“Twenty-four singers is an ideal size to provide the power and emotion that our songs require.” says Dave. “Only once, when we took the Chorus to County Sound Radio (to do a live broadcast), did we did experience a little ‘difficulty’. We discovered it was a bit of a ‘squeeze’ to fit us all in. And then we could not hear our music properly, the sound was coming through the cans. We have a reliance on our live sound for the rhythm and structure. But because we couldn’t hear our live band sound, it all went a bit wonky!”
Dave says that it involves a lot of hidden costs and logistical support to take the band plus 24 singers and sound engineers onto the road. The WonderYears are currently looking for a sponsor to help with expenses. Currently the choir is self funded – the members pay a regular subscription. But there is no shortage of new volunteers. “We currently have 8 women and 3 men on our ‘wait list’ – but we keep our choir at the optimal size.”
“Our audiences range in age from grandchildren to great grandparents. Our songs appeal to everyone.” says the official WonderYears publicity officer, Maureen Grogan. “Just because we qualify for a bus pass, it does not mean that we are over the hill”. She smiles. “Last year we developed a very popular Christmas show and we did several performances of it. But in the end we had to turn down requests to perform it because everyone wanted it! We are becoming a big success.”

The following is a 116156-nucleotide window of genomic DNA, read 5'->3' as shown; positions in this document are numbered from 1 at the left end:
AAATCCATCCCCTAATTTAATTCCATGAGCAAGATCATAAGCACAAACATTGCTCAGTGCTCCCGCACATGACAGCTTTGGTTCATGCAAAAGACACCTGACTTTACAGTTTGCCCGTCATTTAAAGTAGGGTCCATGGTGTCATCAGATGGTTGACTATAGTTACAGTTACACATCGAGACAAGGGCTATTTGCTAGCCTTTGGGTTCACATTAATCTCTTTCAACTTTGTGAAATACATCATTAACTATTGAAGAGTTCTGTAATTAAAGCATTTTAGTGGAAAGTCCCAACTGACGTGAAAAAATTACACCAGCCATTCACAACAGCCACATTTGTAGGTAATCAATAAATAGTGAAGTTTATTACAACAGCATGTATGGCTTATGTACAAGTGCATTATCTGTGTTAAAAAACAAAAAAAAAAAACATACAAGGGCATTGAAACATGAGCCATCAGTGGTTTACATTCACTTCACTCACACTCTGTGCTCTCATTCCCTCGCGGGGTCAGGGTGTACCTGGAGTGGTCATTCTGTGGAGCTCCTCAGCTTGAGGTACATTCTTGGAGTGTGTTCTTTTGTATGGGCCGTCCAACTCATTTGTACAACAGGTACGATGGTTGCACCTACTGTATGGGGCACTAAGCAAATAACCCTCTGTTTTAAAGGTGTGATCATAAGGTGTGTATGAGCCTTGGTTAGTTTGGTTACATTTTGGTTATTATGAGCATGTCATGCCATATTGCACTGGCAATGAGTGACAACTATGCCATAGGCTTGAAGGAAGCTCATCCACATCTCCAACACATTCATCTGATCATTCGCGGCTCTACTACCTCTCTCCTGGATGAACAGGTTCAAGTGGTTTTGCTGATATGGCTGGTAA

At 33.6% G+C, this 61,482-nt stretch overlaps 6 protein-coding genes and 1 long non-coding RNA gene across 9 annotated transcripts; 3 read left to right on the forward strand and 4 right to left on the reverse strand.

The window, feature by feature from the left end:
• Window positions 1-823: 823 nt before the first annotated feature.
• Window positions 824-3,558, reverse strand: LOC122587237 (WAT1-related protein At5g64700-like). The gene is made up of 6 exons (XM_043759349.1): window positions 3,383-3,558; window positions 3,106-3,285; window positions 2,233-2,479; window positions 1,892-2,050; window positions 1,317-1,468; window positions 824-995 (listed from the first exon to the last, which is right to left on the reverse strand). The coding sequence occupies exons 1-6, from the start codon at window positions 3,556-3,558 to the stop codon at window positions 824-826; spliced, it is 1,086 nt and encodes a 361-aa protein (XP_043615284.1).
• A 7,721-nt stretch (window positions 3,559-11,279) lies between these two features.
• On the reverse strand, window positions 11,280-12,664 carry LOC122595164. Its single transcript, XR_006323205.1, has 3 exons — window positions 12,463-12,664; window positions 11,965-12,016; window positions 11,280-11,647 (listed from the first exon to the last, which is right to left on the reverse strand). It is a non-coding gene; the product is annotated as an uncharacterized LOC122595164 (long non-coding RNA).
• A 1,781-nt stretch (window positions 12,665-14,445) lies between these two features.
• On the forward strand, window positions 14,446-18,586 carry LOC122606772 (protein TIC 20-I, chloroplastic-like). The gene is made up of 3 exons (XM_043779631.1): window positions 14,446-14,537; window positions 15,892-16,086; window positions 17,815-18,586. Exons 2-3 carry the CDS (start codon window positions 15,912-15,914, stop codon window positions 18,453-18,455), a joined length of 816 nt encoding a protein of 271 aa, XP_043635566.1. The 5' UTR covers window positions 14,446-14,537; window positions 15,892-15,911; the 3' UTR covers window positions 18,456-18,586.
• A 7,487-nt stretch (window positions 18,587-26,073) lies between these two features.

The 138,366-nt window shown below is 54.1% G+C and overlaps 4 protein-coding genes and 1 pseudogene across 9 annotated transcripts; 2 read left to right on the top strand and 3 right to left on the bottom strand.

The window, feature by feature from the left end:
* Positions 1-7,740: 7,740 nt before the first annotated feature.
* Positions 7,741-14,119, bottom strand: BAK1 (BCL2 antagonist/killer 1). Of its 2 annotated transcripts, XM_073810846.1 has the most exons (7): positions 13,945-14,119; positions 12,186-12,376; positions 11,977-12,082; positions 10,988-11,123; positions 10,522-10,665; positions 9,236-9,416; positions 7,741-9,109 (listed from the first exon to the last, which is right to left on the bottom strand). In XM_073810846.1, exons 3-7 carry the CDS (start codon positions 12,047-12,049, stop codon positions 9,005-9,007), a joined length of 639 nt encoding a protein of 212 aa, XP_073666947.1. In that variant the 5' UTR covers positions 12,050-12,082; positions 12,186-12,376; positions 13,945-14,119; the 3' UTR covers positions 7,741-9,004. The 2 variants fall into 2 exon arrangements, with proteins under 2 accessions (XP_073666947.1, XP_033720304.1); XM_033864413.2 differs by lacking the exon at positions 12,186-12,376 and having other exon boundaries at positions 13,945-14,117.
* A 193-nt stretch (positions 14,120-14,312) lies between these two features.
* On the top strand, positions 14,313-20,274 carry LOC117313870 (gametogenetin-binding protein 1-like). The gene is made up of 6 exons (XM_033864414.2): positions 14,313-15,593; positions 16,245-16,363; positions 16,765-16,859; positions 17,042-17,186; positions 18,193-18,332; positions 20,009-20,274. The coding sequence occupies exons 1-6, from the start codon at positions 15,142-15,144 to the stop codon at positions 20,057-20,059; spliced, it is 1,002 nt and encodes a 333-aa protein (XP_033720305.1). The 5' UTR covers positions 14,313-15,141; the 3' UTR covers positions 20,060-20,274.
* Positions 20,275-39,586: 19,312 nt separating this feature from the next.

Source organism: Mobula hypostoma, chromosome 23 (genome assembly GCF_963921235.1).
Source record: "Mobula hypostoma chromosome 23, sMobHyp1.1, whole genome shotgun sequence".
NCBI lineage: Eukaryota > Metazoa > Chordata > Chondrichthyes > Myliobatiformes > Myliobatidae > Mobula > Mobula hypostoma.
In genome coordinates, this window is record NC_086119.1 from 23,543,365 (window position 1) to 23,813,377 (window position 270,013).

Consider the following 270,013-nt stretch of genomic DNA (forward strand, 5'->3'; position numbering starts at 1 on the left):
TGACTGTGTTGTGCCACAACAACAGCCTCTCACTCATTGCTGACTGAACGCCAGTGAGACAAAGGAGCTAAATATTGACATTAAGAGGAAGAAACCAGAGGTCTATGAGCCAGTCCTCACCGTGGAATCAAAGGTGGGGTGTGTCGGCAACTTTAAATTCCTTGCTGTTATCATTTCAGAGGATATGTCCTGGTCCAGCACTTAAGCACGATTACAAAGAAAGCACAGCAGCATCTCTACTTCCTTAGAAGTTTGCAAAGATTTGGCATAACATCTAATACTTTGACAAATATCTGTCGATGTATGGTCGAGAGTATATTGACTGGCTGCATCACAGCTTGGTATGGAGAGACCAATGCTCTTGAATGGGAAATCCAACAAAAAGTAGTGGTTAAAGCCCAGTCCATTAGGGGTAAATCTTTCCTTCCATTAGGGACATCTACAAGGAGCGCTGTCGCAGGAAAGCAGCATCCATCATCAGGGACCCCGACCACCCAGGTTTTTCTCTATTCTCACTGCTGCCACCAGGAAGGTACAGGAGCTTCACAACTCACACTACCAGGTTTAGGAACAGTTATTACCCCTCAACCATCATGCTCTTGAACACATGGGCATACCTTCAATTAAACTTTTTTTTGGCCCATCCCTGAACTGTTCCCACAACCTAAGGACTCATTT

“We have performed at the Hackney Empire and we were in the windows for the Phones 4 U (ad) so we are now getting the recognition we deserve.” But Dave is quick to point out that committing to about eight concerts a year is ‘right’ for the Chorus. “We are working on 24 numbers for our 2011 our show- and 19 songs are brand new for this season – so each song so has to be learnt and rehearsed.” He says. “We rehearse each week and expect all of our members to attend all rehearsals. Eight big performances a year is quite an ambitious goal for us.”
Founder and Musical Director of the WonderYears, Dave Thomas was talking to Neil Mach
© Neil Mach 2011
The WonderYears will be performing alongside PUBLIC IMAGE LIMITED and others on the GOOD TIME GUIDE STAGE on 17th JULY at GUILFEST 2011
Wokingham Food & Drinks Festival Saturday 27th August